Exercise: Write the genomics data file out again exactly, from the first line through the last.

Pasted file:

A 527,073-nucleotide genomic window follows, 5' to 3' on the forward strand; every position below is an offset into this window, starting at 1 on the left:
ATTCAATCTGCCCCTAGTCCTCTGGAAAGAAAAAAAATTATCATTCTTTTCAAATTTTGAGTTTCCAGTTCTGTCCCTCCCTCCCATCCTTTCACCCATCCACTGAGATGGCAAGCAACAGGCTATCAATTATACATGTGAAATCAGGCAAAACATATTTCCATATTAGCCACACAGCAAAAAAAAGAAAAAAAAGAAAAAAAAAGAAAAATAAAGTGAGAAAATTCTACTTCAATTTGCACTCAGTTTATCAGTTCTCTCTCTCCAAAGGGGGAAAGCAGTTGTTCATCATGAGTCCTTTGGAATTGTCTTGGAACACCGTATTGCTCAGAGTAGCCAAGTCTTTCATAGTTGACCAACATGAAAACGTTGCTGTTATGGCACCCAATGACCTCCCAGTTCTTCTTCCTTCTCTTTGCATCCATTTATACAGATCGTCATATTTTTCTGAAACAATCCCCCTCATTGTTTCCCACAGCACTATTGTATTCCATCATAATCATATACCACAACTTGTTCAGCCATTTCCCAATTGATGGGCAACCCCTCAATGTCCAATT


A 527,073-nucleotide genomic window follows, 5' to 3' on the forward strand; every position below is an offset into this window, starting at 1 on the left:
ATTCAATCTGCCCCTAGTCCTCTGGAAAGAAAAAAAATTATCATTCTTTTCAAATTTTGAGTTTCCAGTTCTGTCCCTCCCTCCCATCCTTTCACCCATCCACTGAGATGGCAAGCAACAGGCTATCAATTATACATGTGAAATCAGGCAAAACATATTTCCATATTAGCCACACAGCAAAAAAAAGAAAAAAAAGAAAAAAAAAGAAAAATAAAGTGAGAAAATTCTACTTCAATTTGCACTCAGTTTATCAGTTCTCTCTCTCCAAAGGGGGAAAGCAGTTGTTCATCATGAGTCCTTTGGAATTGTCTTGGAACACCGTATTGCTCAGAGTAGCCAAGTCTTTCATAGTTGACCAACATGAAAACGTTGCTGTTATGGCACCCAATGACCTCCCAGTTCTTCTTCCTTCTCTTTGCATCCATTTATACAGATCGTCATATTTTTCTGAAACAATCCCCCTCATTGTTTCCCACAGCACTATTGTATTCCATCATAATCATATACCACAACTTGTTCAGCCATTTCCCAATTGATGGGCAACCCCTCAATGTCCAATT